CWLA has joined other organizations in asking Congress that SCHIP legislation authorize $60 billion in new federal funding for children's health over the next five years. These funds would allow for a significant expansion in enrollment of uninsured children. The letter urges lawmakers not to cut Medicaid funding to pay for such an expansion in SCHIP, and not to force states to scale back current coverage.

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Budget Chair Indicates More Funding than President's Budget

Senator Kent Conrad (D-ND) indicated last week the Senate budget resolution is likely to include more discretionary spending than the $929 billion proposed by the Administration.

Under the President's budget, once discretionary (annually appropriated) funds are allocated for the Defense Department and Homeland Security, there will be little left for increases in other areas such as child welfare, education, health, and child care.

Conrad indicated that following the President's proposal would require drastic cuts in domestic spending. Conrad envisions the possibility of some tax changes that would broaden the tax base without increasing taxes. He indicated the five-year path toward a balanced budget would include efforts to go after overseas tax shelters or ways in which some corporate and individual taxpayers report income from overseas. He also indicated the proposal would include efforts to go after uncollected taxes.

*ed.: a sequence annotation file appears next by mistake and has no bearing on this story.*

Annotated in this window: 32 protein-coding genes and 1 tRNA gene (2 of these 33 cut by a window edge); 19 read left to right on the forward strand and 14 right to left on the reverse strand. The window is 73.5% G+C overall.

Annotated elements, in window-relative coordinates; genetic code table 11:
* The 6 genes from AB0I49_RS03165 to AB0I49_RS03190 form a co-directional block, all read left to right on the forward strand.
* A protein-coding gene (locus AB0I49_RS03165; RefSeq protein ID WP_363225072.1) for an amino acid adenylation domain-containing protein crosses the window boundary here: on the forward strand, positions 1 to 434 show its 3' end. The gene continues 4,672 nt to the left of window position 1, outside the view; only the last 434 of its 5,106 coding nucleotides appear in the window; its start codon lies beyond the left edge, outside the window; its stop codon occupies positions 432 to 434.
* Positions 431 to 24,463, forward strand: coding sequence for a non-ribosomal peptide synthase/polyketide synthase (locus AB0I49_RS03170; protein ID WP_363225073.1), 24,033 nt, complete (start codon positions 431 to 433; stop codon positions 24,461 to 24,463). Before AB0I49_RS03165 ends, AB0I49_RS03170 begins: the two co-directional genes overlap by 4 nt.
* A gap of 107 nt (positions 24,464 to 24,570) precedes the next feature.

In the House, Representative John Spratt (D-SC) is likely to unveil a House budget resolution on or around March 12.

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CWLA Legislative Alerts Available to Subscribers

CWLA's Legislative Alerts provide breaking news, advocacy information, and critically important timely details of legislative battles. In an effort to broaden CWLA's advocacy network on behalf of children, anyone can now subscribe and receive the same information. This effort compliments CWLA's weekly electronic legislative newsletter, the Children's Monitor, which is also available free to any subscriber. We encourage you to register to receive these items directly and to pass on the information to other colleagues, family, and friends.

To subscribe to Legislative Alerts.

Subscribe to Children's Monitor.

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Key Upcoming Dates for Congress

March 12-16: House and Senate committees target to debate 2008 budget resolution
April 2-9: Senate Spring Recess
April 2-13: House Spring Recess